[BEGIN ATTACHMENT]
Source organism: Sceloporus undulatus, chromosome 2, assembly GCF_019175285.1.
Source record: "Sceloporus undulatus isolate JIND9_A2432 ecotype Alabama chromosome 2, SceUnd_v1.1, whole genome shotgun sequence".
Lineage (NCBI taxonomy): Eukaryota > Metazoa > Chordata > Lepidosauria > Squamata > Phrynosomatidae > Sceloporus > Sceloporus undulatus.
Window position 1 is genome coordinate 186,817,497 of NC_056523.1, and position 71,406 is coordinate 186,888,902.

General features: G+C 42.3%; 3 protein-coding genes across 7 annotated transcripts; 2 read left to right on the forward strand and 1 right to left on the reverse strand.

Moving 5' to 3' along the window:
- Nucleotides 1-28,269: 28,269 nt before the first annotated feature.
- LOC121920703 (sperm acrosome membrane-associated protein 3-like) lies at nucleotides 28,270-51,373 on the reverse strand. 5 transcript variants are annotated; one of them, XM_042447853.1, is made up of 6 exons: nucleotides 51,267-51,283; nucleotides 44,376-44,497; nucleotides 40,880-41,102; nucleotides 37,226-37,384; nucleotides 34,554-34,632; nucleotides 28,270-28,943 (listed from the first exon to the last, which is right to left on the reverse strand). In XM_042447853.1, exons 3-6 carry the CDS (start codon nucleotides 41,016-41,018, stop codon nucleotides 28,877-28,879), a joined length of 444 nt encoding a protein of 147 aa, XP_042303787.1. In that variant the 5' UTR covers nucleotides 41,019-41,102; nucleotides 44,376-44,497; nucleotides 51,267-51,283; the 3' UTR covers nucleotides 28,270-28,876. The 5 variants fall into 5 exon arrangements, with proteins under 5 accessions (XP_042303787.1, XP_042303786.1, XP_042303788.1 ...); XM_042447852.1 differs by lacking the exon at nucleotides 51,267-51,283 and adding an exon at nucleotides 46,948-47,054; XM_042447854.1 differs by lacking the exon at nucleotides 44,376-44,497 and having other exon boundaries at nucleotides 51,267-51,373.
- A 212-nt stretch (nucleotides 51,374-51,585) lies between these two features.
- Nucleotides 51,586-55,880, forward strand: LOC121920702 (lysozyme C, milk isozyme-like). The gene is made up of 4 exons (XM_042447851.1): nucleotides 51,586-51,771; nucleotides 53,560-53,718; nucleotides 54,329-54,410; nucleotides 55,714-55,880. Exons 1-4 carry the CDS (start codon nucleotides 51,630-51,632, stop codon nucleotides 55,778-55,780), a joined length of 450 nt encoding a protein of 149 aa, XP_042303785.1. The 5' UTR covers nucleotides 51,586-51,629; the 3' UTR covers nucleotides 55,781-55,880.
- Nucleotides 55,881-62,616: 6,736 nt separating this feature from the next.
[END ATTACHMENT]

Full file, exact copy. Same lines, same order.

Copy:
Source organism: Sceloporus undulatus, chromosome 2, assembly GCF_019175285.1.
Source record: "Sceloporus undulatus isolate JIND9_A2432 ecotype Alabama chromosome 2, SceUnd_v1.1, whole genome shotgun sequence".
Lineage (NCBI taxonomy): Eukaryota > Metazoa > Chordata > Lepidosauria > Squamata > Phrynosomatidae > Sceloporus > Sceloporus undulatus.
Window position 1 is genome coordinate 186,817,497 of NC_056523.1, and position 71,406 is coordinate 186,888,902.

General features: G+C 42.3%; 3 protein-coding genes across 7 annotated transcripts; 2 read left to right on the forward strand and 1 right to left on the reverse strand.

Moving 5' to 3' along the window:
- Nucleotides 1-28,269: 28,269 nt before the first annotated feature.
- LOC121920703 (sperm acrosome membrane-associated protein 3-like) lies at nucleotides 28,270-51,373 on the reverse strand. 5 transcript variants are annotated; one of them, XM_042447853.1, is made up of 6 exons: nucleotides 51,267-51,283; nucleotides 44,376-44,497; nucleotides 40,880-41,102; nucleotides 37,226-37,384; nucleotides 34,554-34,632; nucleotides 28,270-28,943 (listed from the first exon to the last, which is right to left on the reverse strand). In XM_042447853.1, exons 3-6 carry the CDS (start codon nucleotides 41,016-41,018, stop codon nucleotides 28,877-28,879), a joined length of 444 nt encoding a protein of 147 aa, XP_042303787.1. In that variant the 5' UTR covers nucleotides 41,019-41,102; nucleotides 44,376-44,497; nucleotides 51,267-51,283; the 3' UTR covers nucleotides 28,270-28,876. The 5 variants fall into 5 exon arrangements, with proteins under 5 accessions (XP_042303787.1, XP_042303786.1, XP_042303788.1 ...); XM_042447852.1 differs by lacking the exon at nucleotides 51,267-51,283 and adding an exon at nucleotides 46,948-47,054; XM_042447854.1 differs by lacking the exon at nucleotides 44,376-44,497 and having other exon boundaries at nucleotides 51,267-51,373.
- A 212-nt stretch (nucleotides 51,374-51,585) lies between these two features.
- Nucleotides 51,586-55,880, forward strand: LOC121920702 (lysozyme C, milk isozyme-like). The gene is made up of 4 exons (XM_042447851.1): nucleotides 51,586-51,771; nucleotides 53,560-53,718; nucleotides 54,329-54,410; nucleotides 55,714-55,880. Exons 1-4 carry the CDS (start codon nucleotides 51,630-51,632, stop codon nucleotides 55,778-55,780), a joined length of 450 nt encoding a protein of 149 aa, XP_042303785.1. The 5' UTR covers nucleotides 51,586-51,629; the 3' UTR covers nucleotides 55,781-55,880.
- Nucleotides 55,881-62,616: 6,736 nt separating this feature from the next.